Chapter[ XI. Recommendations ]
Section[ C. Educational and Related Recommendations to Decrease Use of Performance Enhancing Substances ]
C. Educational and Related Recommendations to Decrease Use of Performance Enhancing Substances
Critical to any effort to deter performance enhancing substance use in Major
League Baseball is an effective educational program designed to inform players about the
dangers of substance use in a way that will resonate with them. Over the last several years, the
Commissioner’s Office and the Players Association have made an increased effort to provide
players and some club personnel with educational materials on performance enhancing
Some of these efforts have been effective. For example, in 2003 the
Commissioner’s Office hired Dr. Gary Green as a consultant responsible for, among other things,
“[d]eveloping and implementing educational programs and materials for Major League and
minor league players” regarding “anabolic steroids and [other] performance enhancing
agents.”574 Dr. Green has done an effective job of educating doctors and other medical personnel
on the dangers of performance enhancing substances. The Texas Rangers have retained Dr. Jay
Hoffman, Professor in Health and Education Science and a former National Football League
player, as a confidential resource for its players regarding performance enhancing substance use.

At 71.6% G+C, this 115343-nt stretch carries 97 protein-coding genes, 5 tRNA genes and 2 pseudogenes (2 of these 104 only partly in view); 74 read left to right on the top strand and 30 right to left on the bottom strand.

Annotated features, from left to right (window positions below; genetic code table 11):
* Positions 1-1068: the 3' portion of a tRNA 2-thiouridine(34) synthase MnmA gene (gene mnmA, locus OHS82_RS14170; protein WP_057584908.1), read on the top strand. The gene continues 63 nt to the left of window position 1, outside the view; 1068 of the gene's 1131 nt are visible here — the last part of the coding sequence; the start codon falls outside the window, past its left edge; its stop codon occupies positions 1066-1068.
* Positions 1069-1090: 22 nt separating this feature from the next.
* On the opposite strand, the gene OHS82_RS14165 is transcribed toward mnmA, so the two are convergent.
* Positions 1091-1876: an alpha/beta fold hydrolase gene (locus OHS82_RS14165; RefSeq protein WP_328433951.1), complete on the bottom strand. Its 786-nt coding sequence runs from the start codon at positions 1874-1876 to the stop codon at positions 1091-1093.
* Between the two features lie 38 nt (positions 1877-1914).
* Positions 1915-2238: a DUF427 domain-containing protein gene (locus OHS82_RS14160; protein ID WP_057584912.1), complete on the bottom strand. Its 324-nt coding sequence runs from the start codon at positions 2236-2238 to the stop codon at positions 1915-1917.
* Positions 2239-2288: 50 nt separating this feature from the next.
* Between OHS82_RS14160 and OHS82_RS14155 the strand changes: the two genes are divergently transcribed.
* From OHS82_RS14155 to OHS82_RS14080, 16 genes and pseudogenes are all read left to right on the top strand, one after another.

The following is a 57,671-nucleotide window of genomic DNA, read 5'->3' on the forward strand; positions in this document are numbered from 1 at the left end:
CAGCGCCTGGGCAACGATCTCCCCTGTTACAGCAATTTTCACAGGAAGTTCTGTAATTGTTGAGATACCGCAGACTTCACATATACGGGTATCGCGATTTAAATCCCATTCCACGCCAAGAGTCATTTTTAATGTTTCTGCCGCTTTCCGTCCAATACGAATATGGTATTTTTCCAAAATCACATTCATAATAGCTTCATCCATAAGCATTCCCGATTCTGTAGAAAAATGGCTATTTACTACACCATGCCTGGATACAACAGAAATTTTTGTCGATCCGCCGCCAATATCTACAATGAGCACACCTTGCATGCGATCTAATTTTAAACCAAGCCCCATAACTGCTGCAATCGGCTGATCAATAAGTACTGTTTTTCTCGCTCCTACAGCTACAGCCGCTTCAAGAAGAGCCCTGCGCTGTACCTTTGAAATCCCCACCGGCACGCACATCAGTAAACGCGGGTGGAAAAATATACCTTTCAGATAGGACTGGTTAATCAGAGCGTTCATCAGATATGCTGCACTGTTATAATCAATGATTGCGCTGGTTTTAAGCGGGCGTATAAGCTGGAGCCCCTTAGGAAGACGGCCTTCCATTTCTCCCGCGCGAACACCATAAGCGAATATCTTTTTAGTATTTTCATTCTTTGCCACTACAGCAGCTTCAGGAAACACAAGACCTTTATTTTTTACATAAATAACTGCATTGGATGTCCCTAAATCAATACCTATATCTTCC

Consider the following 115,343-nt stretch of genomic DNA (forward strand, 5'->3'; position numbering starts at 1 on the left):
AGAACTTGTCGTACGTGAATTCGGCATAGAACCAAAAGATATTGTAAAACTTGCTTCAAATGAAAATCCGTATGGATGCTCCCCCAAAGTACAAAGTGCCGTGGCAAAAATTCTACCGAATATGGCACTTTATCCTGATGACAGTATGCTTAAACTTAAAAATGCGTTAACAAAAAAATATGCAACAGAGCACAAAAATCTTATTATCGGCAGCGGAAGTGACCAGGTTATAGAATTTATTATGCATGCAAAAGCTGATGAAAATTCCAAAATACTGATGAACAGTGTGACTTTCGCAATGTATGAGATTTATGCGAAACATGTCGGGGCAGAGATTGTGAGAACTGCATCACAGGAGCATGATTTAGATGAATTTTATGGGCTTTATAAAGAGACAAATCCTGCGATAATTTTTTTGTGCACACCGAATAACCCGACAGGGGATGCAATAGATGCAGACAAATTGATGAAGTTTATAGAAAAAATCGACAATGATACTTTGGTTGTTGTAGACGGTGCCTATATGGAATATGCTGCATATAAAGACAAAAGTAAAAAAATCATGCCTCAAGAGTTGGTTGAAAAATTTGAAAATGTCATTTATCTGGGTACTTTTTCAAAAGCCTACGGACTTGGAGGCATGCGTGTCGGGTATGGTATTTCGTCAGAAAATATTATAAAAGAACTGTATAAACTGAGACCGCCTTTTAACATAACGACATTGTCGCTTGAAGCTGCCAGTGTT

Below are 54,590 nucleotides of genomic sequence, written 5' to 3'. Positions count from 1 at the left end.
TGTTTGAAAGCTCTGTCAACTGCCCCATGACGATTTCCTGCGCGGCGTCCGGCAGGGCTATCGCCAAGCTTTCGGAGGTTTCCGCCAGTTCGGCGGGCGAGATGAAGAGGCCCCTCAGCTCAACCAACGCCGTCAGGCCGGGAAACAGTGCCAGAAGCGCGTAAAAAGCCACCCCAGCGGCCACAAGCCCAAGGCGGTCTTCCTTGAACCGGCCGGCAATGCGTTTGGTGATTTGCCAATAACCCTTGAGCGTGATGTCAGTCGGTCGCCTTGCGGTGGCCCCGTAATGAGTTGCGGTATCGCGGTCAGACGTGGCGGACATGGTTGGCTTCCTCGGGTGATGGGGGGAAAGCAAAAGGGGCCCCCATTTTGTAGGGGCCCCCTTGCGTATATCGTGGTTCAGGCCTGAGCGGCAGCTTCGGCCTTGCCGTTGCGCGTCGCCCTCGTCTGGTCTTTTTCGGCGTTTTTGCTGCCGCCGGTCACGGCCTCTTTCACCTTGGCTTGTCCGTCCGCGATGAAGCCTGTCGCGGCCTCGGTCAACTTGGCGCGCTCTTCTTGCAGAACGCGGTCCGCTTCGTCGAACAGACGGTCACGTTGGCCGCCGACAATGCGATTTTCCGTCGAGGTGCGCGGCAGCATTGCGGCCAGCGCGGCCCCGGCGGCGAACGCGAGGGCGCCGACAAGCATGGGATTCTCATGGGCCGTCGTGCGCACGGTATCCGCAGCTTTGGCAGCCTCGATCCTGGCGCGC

Additional efforts have included the production of an educational video, in both
English and Spanish, that is shown to all players in spring training and the distribution of posters
and educational pamphlets. Spring training educational meetings for players have been arranged.
Dr. Green also has conducted annual educational sessions for team physicians, athletic trainers,
and club employee assistance professionals.
Nevertheless, we heard criticism from both former players and club personnel
about the current anti-steroids education programs. Some criticized the perceived shallowness of
the efforts, while others could not remember the programs at all, even though they were with
clubs when the programs were supposed to have been presented. Plainly, there is much room for
In contrast, the issues of gambling, other threats to the integrity of the game, and
players’ safety receive prominent educational attention. Nearly everyone we interviewed could
vividly recall an educational program addressing gambling.575 Major League Baseball’s
574 Dr. Green has a long background in testing for, and education related to, performance
enhancing substances, including serving as director of UCLA’s intercollegiate drug testing
program, as the chairman of the NCAA’s Subcommittee on Drug Testing and Drug Education,
and as a USADA panel member.
575 The problem of gambling predates the Players Association and collective bargaining
by many decades. Gambling by players on the Chicago White Sox was the impetus for the
creation of the position of Commissioner of Baseball in 1920. For that reason, the
Commissioner can act unilaterally with respect to gambling (although even for gambling his
disciplinary powers are subject to the “just cause” limitation of the Basic Agreement).
educational programs regarding player safety include dramatic role playing and memorable
personal testimonials that are particularly effective in conveying their messages.
In this section I propose a series of recommendations intended to improve Major
League Baseball’s performance enhancing substance education program. These
recommendations are derived from many of the interviews conducted in this investigation,
including interviews of a number of experts who have first-hand experience with educating elite
athletes on the dangers of performance enhancing substances.